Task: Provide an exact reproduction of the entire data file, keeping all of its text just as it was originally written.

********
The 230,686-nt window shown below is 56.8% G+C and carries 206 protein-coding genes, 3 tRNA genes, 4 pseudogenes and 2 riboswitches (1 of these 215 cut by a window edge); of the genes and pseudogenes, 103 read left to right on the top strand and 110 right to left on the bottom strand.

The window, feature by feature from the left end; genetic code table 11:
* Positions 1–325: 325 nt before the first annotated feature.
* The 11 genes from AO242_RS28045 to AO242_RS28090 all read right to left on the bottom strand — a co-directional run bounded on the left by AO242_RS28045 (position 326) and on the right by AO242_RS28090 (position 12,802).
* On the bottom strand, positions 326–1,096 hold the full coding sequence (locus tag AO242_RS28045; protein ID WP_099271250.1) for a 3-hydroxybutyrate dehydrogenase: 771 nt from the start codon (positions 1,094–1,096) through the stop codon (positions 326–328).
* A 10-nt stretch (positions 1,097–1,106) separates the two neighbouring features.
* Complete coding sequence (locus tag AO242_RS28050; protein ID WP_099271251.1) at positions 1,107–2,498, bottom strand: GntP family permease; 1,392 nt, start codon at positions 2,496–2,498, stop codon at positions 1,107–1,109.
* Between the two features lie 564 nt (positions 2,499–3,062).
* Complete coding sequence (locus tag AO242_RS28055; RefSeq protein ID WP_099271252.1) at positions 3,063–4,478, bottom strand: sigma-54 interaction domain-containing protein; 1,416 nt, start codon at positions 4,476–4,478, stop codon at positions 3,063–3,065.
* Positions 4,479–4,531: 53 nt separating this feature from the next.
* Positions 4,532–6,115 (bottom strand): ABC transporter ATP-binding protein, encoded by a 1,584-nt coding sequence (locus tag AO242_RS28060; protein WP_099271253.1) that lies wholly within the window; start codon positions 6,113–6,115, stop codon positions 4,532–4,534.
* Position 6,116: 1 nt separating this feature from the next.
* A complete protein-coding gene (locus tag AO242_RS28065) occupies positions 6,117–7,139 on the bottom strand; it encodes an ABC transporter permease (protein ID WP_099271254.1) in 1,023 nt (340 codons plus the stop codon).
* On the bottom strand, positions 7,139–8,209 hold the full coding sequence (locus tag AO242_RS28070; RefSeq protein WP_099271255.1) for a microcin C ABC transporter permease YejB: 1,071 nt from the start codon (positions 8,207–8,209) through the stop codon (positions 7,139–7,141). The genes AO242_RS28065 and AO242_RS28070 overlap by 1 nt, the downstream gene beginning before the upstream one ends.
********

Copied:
The 230,686-nt window shown below is 56.8% G+C and carries 206 protein-coding genes, 3 tRNA genes, 4 pseudogenes and 2 riboswitches (1 of these 215 cut by a window edge); of the genes and pseudogenes, 103 read left to right on the top strand and 110 right to left on the bottom strand.

The window, feature by feature from the left end; genetic code table 11:
* Positions 1–325: 325 nt before the first annotated feature.
* The 11 genes from AO242_RS28045 to AO242_RS28090 all read right to left on the bottom strand — a co-directional run bounded on the left by AO242_RS28045 (position 326) and on the right by AO242_RS28090 (position 12,802).
* On the bottom strand, positions 326–1,096 hold the full coding sequence (locus tag AO242_RS28045; protein ID WP_099271250.1) for a 3-hydroxybutyrate dehydrogenase: 771 nt from the start codon (positions 1,094–1,096) through the stop codon (positions 326–328).
* A 10-nt stretch (positions 1,097–1,106) separates the two neighbouring features.
* Complete coding sequence (locus tag AO242_RS28050; protein ID WP_099271251.1) at positions 1,107–2,498, bottom strand: GntP family permease; 1,392 nt, start codon at positions 2,496–2,498, stop codon at positions 1,107–1,109.
* Between the two features lie 564 nt (positions 2,499–3,062).
* Complete coding sequence (locus tag AO242_RS28055; RefSeq protein ID WP_099271252.1) at positions 3,063–4,478, bottom strand: sigma-54 interaction domain-containing protein; 1,416 nt, start codon at positions 4,476–4,478, stop codon at positions 3,063–3,065.
* Positions 4,479–4,531: 53 nt separating this feature from the next.
* Positions 4,532–6,115 (bottom strand): ABC transporter ATP-binding protein, encoded by a 1,584-nt coding sequence (locus tag AO242_RS28060; protein WP_099271253.1) that lies wholly within the window; start codon positions 6,113–6,115, stop codon positions 4,532–4,534.
* Position 6,116: 1 nt separating this feature from the next.
* A complete protein-coding gene (locus tag AO242_RS28065) occupies positions 6,117–7,139 on the bottom strand; it encodes an ABC transporter permease (protein ID WP_099271254.1) in 1,023 nt (340 codons plus the stop codon).
* On the bottom strand, positions 7,139–8,209 hold the full coding sequence (locus tag AO242_RS28070; RefSeq protein WP_099271255.1) for a microcin C ABC transporter permease YejB: 1,071 nt from the start codon (positions 8,207–8,209) through the stop codon (positions 7,139–7,141). The genes AO242_RS28065 and AO242_RS28070 overlap by 1 nt, the downstream gene beginning before the upstream one ends.